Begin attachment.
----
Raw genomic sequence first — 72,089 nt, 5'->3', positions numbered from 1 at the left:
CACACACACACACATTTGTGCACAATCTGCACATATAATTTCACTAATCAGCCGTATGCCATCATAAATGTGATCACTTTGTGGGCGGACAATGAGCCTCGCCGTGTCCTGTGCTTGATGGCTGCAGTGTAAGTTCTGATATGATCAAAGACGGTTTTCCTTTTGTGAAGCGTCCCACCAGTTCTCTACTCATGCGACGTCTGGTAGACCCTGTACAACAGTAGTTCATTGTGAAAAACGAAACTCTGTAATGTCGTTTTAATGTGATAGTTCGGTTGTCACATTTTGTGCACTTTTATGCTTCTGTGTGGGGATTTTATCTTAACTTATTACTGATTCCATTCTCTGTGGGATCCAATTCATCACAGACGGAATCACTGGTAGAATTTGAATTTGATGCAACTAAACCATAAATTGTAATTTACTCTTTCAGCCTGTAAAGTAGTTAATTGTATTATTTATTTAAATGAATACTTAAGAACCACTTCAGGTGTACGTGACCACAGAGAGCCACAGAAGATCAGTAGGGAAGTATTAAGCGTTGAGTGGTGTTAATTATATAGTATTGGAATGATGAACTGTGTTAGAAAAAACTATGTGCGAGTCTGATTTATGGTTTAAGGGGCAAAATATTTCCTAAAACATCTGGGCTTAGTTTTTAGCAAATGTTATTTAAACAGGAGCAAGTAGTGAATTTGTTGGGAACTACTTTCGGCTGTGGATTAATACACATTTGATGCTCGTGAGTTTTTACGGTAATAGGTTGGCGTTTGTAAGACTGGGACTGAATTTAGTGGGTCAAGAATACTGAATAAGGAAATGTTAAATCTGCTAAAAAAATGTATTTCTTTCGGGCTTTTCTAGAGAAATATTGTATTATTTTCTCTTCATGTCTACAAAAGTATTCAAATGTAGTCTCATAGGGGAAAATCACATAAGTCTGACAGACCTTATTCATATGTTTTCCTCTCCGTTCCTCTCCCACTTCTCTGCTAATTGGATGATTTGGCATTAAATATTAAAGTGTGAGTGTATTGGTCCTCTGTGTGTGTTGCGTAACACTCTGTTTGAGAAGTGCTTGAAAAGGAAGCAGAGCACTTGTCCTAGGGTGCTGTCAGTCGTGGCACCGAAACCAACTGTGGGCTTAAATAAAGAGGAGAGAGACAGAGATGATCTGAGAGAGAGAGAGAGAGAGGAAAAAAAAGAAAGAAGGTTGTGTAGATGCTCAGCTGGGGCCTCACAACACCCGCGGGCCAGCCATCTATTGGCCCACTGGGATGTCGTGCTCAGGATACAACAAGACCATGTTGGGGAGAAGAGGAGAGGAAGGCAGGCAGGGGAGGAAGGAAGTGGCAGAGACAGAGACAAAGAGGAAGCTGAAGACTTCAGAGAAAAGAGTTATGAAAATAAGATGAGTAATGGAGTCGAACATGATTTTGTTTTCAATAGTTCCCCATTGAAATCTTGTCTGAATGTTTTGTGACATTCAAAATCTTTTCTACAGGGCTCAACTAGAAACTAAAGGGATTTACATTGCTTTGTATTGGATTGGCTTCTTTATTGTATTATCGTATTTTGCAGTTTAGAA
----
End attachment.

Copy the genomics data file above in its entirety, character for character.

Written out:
Raw genomic sequence first — 72,089 nt, 5'->3', positions numbered from 1 at the left:
CACACACACACACATTTGTGCACAATCTGCACATATAATTTCACTAATCAGCCGTATGCCATCATAAATGTGATCACTTTGTGGGCGGACAATGAGCCTCGCCGTGTCCTGTGCTTGATGGCTGCAGTGTAAGTTCTGATATGATCAAAGACGGTTTTCCTTTTGTGAAGCGTCCCACCAGTTCTCTACTCATGCGACGTCTGGTAGACCCTGTACAACAGTAGTTCATTGTGAAAAACGAAACTCTGTAATGTCGTTTTAATGTGATAGTTCGGTTGTCACATTTTGTGCACTTTTATGCTTCTGTGTGGGGATTTTATCTTAACTTATTACTGATTCCATTCTCTGTGGGATCCAATTCATCACAGACGGAATCACTGGTAGAATTTGAATTTGATGCAACTAAACCATAAATTGTAATTTACTCTTTCAGCCTGTAAAGTAGTTAATTGTATTATTTATTTAAATGAATACTTAAGAACCACTTCAGGTGTACGTGACCACAGAGAGCCACAGAAGATCAGTAGGGAAGTATTAAGCGTTGAGTGGTGTTAATTATATAGTATTGGAATGATGAACTGTGTTAGAAAAAACTATGTGCGAGTCTGATTTATGGTTTAAGGGGCAAAATATTTCCTAAAACATCTGGGCTTAGTTTTTAGCAAATGTTATTTAAACAGGAGCAAGTAGTGAATTTGTTGGGAACTACTTTCGGCTGTGGATTAATACACATTTGATGCTCGTGAGTTTTTACGGTAATAGGTTGGCGTTTGTAAGACTGGGACTGAATTTAGTGGGTCAAGAATACTGAATAAGGAAATGTTAAATCTGCTAAAAAAATGTATTTCTTTCGGGCTTTTCTAGAGAAATATTGTATTATTTTCTCTTCATGTCTACAAAAGTATTCAAATGTAGTCTCATAGGGGAAAATCACATAAGTCTGACAGACCTTATTCATATGTTTTCCTCTCCGTTCCTCTCCCACTTCTCTGCTAATTGGATGATTTGGCATTAAATATTAAAGTGTGAGTGTATTGGTCCTCTGTGTGTGTTGCGTAACACTCTGTTTGAGAAGTGCTTGAAAAGGAAGCAGAGCACTTGTCCTAGGGTGCTGTCAGTCGTGGCACCGAAACCAACTGTGGGCTTAAATAAAGAGGAGAGAGACAGAGATGATCTGAGAGAGAGAGAGAGAGAGGAAAAAAAAGAAAGAAGGTTGTGTAGATGCTCAGCTGGGGCCTCACAACACCCGCGGGCCAGCCATCTATTGGCCCACTGGGATGTCGTGCTCAGGATACAACAAGACCATGTTGGGGAGAAGAGGAGAGGAAGGCAGGCAGGGGAGGAAGGAAGTGGCAGAGACAGAGACAAAGAGGAAGCTGAAGACTTCAGAGAAAAGAGTTATGAAAATAAGATGAGTAATGGAGTCGAACATGATTTTGTTTTCAATAGTTCCCCATTGAAATCTTGTCTGAATGTTTTGTGACATTCAAAATCTTTTCTACAGGGCTCAACTAGAAACTAAAGGGATTTACATTGCTTTGTATTGGATTGGCTTCTTTATTGTATTATCGTATTTTGCAGTTTAGAA